Eddie Jones manages a game at training focusing on creating quick ball, is this the basis of his attacking game & will it work?
There's been a lot of debate about using games for for training for skill development for fun enjoyment and problem solving for players throughout the whole game from International Teams Premiership teams, pro teams all the way through to community teams and different age groups. Lots of coaches using games to challenge players. Why are we doing that? A lot of it is because that replicates what the game of rugby happened on a Saturday very rarely does the game repeat itself. So there are clothes skills that we need to work on and they're open skills and games will game sense is about working on those open skills getting players to challenge themselves all the time and what you'll see here is with the England training session is Eddie Jones using a game here to challenges players. It's a bit of a warm-up. It's a bit of fun but it's a serious game the conditions that he's put in he's added a football in so that not only you just using a rugby ball. You're actually using a football so that's presenting different things for the players. Think about to work on is working on quick ball from the break down. So it doesn't matter. The number on the players back is irrelevant the third person into the breakdown has to move the ball quickly. If they don't move the ball within probably half a second to a second and that balls then turned over to the defending side to attack. So that means that they're working in PODS of three. So you got a ball carrier who then has to go to deck when he's touched you then got the second support player has to look after the ball and the third support player is in the acting halfback and moving the ball away. So it's a pretty simple it might be based on a philosophy that he has is that all players should have the ability to one realize when that ball needs to be moved. And then the second thing is that moving that ball quickly. I think most people know is that you can actually move the ball quickly. The defending side is not going to get their defense in in order to get their structure. Right? So the quicker ball that you can play off the better the more attacking options you're going to have So technical breakout session you could run in tandem with this game is in a grid small grid just ask where is the players have to work on passing the ball off the floor? Obviously, we wait to see what happens under Eddie Jones how that it. Does that impact during the Six Nations and I will be interesting to see during the games how many players or forwards especially maybe become the acting halfback?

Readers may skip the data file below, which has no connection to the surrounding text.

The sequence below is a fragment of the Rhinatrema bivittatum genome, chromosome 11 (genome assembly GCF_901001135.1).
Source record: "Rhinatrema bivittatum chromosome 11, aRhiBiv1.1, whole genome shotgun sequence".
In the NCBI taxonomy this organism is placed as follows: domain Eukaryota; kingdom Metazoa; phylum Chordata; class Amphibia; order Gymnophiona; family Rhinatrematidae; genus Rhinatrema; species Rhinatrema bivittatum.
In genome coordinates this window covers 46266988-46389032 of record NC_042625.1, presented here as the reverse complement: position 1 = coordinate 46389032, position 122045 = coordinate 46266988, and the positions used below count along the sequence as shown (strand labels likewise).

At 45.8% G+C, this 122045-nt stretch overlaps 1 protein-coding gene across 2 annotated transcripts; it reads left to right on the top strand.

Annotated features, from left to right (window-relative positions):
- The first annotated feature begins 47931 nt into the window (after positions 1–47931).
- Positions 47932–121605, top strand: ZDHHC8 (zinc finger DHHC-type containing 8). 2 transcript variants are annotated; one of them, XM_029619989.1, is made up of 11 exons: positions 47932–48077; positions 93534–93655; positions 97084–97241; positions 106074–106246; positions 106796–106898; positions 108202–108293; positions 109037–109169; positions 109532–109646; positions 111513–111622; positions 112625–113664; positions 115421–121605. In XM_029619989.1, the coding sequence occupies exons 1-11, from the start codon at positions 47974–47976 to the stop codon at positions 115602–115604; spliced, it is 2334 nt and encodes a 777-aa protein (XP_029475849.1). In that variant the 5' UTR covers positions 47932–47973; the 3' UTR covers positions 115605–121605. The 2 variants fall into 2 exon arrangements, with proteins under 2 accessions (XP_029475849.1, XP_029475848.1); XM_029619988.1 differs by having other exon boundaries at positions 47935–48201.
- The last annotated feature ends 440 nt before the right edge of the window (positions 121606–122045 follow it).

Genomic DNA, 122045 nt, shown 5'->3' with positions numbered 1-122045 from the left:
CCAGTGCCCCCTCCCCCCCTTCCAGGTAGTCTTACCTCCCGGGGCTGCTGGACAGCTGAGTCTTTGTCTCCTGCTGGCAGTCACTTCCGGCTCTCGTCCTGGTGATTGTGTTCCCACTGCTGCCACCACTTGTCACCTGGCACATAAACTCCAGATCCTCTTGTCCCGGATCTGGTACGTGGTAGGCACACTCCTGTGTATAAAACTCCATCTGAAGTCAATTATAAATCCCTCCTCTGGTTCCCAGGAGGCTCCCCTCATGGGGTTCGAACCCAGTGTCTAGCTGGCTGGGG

With England players at a loss recently as to "What to do" it is important that coaches integrate "Problem solving" into their sessions. This game really challenges the players and is great for warm ups or breaking up a session with something different
Academy coaches use conditioned games with strict rules around the tackle / touch activity to teach the skills required for contact and clearing defenders away. Questioning is used as the main style of coaching
We can all take things too seriously at times and need reminding why we take part in sport. It is not only the community game that keeps fun at the centre of things, the pro's do as well. This clip shows a simple fun game to use at the start of sessions
The coach reinforces his use off games so his players learn techniques in a competitive and enjoyable environment. Breakout drills are used to correct technique with questioning a key component of learning